SEOUL, Sept. 12 (Korea Bizwire) – Korea’s entertainment industry has been among the most affected by the government’s recent decision to deploy a THAAD battery, and it has resulted in losses of billions of won for stock-rich celebrities with large stakes in entertainment companies.
According to Chaebol.com, a market research firm, the total stock assets (as of closing price on September 9) of 18 Korean entertainment figures with over 100 million won ($90,212) worth of shares was 408.1 billion won, a decline from 608.5 billion won (down 32.9 percent) on January 4.
Lee Soo-man, the founder and chairman of SM Entertainment, led the list with current stock assets worth 125.62 billion won, a drop from 182.5 billion won (31.2 percent) earlier in the year.
Yang Hyun-suk, CEO of K-pop production giant YG Entertainment, suffered the biggest losses as he saw his shares plummet by 36.5 percent from 176.81 billion to 112.27 billion won.
Bae Yong-joon, founder of management agency KeyEast, which represents My Love from the Star actor Kim Soo-hyun, saw the value of his shares decline by 18.8 percent to 53.44 billion won, whereas FNC Entertainment CEO Han Seong-ho endured a 47.3 percent drop to 37.26 billion won.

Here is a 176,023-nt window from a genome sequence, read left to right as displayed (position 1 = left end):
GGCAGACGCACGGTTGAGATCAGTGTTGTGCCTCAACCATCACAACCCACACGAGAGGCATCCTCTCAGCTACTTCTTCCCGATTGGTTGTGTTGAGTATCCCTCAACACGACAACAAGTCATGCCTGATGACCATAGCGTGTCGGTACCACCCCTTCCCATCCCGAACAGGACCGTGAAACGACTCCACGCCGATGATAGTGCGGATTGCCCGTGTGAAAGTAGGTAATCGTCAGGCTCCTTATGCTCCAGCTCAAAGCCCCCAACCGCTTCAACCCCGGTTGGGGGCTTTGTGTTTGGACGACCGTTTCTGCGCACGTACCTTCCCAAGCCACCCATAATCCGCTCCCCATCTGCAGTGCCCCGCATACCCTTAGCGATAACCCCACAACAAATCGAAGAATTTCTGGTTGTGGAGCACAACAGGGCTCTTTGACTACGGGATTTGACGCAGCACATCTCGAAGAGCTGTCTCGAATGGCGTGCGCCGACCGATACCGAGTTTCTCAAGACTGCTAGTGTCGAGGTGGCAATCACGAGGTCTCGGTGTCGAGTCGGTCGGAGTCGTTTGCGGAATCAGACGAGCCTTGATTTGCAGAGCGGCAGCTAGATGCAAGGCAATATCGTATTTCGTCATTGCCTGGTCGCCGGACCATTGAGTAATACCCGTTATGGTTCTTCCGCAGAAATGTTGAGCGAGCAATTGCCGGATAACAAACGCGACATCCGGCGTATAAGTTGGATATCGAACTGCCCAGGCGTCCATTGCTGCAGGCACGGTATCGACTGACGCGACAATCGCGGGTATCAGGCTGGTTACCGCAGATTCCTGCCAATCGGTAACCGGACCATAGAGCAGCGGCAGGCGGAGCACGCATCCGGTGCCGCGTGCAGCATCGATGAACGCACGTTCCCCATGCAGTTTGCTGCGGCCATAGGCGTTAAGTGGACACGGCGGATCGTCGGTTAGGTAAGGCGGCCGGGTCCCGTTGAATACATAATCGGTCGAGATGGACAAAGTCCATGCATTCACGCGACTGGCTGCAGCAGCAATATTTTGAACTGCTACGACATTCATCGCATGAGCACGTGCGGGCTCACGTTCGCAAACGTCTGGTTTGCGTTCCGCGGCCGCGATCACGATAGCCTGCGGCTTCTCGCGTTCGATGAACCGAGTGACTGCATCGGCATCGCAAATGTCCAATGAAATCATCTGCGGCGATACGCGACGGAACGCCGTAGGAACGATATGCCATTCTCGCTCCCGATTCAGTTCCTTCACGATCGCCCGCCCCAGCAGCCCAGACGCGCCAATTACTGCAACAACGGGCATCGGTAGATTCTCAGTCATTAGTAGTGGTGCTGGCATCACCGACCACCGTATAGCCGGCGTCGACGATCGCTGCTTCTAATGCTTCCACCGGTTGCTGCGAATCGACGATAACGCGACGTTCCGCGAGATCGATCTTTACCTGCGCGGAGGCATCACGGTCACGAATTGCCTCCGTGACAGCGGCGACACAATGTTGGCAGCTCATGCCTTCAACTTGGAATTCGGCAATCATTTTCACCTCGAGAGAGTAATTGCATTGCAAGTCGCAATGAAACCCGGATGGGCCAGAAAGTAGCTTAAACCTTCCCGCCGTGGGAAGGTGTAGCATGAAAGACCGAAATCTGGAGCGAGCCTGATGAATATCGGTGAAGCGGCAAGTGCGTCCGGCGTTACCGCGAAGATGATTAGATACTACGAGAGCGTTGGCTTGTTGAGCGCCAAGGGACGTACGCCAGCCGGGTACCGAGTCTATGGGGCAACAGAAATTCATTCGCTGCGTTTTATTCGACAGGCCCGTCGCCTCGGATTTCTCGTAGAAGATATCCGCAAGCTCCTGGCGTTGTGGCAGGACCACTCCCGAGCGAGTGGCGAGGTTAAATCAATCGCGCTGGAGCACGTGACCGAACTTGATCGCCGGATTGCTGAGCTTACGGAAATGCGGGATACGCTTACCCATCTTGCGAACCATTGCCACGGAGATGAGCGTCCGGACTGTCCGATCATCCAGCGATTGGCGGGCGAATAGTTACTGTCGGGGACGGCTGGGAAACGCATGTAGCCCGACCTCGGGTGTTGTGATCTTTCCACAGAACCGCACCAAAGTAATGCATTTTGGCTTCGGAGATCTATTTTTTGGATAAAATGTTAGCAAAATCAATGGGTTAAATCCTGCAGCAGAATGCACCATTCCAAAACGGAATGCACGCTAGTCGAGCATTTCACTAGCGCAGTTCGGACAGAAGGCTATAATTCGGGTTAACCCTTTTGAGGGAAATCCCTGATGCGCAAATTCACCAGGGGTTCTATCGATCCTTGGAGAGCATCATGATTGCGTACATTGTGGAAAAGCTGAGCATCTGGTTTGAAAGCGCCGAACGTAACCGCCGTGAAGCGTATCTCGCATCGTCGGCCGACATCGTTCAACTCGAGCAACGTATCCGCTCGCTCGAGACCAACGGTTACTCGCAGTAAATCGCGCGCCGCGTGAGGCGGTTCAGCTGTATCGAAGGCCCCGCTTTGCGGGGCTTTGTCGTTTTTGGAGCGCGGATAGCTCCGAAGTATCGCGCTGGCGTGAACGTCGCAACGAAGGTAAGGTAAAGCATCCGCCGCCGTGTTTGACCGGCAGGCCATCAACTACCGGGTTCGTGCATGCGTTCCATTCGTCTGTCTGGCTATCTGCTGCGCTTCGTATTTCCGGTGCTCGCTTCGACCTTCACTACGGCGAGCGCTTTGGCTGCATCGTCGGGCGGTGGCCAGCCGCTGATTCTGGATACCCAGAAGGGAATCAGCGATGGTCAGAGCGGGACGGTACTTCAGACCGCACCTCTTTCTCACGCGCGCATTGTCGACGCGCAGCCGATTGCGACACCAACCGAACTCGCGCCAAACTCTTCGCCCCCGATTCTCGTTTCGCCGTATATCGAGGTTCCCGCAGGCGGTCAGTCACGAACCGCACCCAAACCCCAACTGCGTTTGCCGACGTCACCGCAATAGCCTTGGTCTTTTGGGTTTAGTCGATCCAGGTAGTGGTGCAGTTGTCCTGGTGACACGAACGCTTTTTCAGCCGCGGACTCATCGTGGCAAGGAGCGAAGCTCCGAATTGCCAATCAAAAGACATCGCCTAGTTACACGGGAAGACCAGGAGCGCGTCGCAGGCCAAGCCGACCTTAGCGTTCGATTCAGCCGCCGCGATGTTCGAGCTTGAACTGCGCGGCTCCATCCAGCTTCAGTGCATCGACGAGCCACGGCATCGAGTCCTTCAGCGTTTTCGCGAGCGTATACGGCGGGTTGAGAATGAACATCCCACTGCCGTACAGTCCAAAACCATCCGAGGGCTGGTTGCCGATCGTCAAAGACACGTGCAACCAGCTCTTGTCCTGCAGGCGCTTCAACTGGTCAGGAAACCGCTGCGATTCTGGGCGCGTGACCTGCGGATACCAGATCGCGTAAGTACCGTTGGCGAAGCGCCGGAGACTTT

The Korean entertainment industry’s heavy dependence on Chinese consumers played a major role in the stock market slide, according to Chaebol.com, despite official denials of economic retaliatory measures by China against Korea’s THAAD battery decision.
The stock price of SM Entertainment dropped by 25.5 percent, from 38,400 won to 28,600 won, since the THAAD deployment announcement on July 8, while YG Entertainment suffered similar losses with a 20 percent decline.
“Since Korea’s decision to deploy a THAAD battery on the peninsula, the Chinese entertainment industry is voluntarily restricting the presence of Korean celebrities on their media platforms such as TV shows, sensing the political tension between the two countries,” said a financial industry watcher.
“But because the trend is based on politics, and is not necessarily reflective of an anti-Korean sentiment, conditions will eventually improve. However, it’s still not the best of times for investment in the Korean entertainment sector.”
By Joseph Shin (firstname.lastname@example.org)